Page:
Traversing Traversing or “side-hilling” is a matter of balance. It helps to walk in the steps made by the person in front of you and to use poles. Extend the downhill pole and shorten the uphill pole until they’re even. Push the uphill side of each snowshoe into the slope to create a shelf as you move along.
Using an Ice Axe (Self-Belay, Self-Arrest) For steep, mountainous terrain, an ice axe is an essential piece of snowshoeing gear. Self-belay involves planting the shaft of the axe into the snow to guard against falling in the first place. If you should slip and fall, the self-arrest is used to stop you before you slide too far. Proper instruction and practice are necessary to learn effective self-arrest techniques.
The key to safe snowshoeing is staying within the limits set by your physical abilities, the environment and your equipment. If you’re new to snowshoeing, try sticking to established trails at first. Many ski areas have cross-country ski trails that those snowshoeing can share. (Just be sure to follow trail etiquette and stay of the ski tracks!) That way, you’re never too far from other people, and you’re not likely to encounter avalanche hazards, In any case, make sure you come prepared with the appropriate gear (see our checklist), including plenty of warm clothing, food, water and the 10 essentials.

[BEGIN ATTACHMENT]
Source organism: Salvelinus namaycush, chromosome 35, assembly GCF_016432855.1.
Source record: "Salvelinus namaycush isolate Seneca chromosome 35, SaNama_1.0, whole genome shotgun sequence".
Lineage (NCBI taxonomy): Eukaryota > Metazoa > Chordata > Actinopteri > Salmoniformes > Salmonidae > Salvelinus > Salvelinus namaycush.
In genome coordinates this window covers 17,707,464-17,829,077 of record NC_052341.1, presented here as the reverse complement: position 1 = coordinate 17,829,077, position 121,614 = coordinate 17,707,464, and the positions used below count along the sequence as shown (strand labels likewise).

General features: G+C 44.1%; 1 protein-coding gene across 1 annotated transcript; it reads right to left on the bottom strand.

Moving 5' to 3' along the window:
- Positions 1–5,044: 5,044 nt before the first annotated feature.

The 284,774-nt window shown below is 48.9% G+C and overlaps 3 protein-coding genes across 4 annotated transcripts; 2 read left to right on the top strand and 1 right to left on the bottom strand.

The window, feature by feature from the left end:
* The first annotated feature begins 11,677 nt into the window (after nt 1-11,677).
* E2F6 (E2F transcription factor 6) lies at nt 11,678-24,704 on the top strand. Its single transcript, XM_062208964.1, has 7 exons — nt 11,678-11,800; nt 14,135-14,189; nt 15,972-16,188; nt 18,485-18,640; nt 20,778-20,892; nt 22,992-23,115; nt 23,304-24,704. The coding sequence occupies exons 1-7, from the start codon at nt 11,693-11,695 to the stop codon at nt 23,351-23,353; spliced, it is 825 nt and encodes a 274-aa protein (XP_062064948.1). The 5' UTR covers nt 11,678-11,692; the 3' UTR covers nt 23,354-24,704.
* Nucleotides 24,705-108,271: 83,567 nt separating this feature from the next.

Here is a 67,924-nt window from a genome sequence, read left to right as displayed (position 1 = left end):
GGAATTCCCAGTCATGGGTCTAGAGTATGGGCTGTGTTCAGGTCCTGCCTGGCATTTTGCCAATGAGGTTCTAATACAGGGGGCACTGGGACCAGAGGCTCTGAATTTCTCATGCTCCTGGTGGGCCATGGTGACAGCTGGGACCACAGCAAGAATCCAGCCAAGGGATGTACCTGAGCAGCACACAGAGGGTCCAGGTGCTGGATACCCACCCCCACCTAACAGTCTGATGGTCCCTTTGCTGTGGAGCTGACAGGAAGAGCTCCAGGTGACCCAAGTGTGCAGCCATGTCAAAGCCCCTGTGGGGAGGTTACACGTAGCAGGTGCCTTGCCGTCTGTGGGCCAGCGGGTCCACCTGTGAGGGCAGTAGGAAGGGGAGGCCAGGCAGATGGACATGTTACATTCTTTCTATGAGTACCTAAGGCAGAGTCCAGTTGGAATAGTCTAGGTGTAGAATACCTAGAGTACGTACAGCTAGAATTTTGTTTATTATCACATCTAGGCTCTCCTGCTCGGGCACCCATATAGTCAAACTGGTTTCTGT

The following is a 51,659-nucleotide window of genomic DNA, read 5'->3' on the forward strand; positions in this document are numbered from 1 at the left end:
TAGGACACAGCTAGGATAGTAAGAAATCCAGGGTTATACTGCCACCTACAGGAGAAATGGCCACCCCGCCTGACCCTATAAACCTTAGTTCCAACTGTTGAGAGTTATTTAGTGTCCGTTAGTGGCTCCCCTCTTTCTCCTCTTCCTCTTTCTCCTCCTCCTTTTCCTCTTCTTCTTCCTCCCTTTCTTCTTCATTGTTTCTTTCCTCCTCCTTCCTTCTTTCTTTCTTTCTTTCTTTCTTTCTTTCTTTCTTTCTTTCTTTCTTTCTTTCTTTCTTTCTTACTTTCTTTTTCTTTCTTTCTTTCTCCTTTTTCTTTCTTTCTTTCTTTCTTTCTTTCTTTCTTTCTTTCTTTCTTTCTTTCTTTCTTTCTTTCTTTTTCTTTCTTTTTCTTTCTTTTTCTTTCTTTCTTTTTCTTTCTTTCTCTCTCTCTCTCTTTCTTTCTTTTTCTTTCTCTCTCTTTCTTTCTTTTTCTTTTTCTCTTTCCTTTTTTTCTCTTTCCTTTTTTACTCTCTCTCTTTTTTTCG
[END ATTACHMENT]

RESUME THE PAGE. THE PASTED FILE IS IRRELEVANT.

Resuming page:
If you plan to venture out away from a patrolled ski area, be sure you and your companions are prepared. Carry a topographic map of the area, a compass and possibly an altimeter or a GPS to help you navigate. Know how to use them, because the backcountry in winter is not the best place to learn. The Great Outdoors also has lots of helpful navigation books. Before leaving, be sure to leave your trip plans with a responsible person and let them know whom to contact in case you don’t return on time.
Staying Warm and Dry
Be sure to carry extra layers for warmth and an extra long-underwear top in case the one you’re wearing gets wet from exertion or the weather. Know the signs of hypothermia so you can recognize them in member of your party.
Staying Hydrated It’s as important to drink during cold-weather exercise as it it in the summer. Not only does water keep you muscles functioning, it also helps your body fend off hypothermia. Keep your water from freezing by using an insulating cover for your bottle or sport tank. A vacuum bottle with hot drinks will keep you hydrated and warm. And you’ll make friends on the trail if you share.
If you plan to go into the backcountry, make sure every member of your party carries an avalanche beacon and shovel. Check snow conditions before you head out and plan your trip to avoid avalanche-prone slopes. Pay attention to signs of unstable snow and either reroute your trip or turn back if necessary. Many areas offer courses in winter travel and avalanche safety.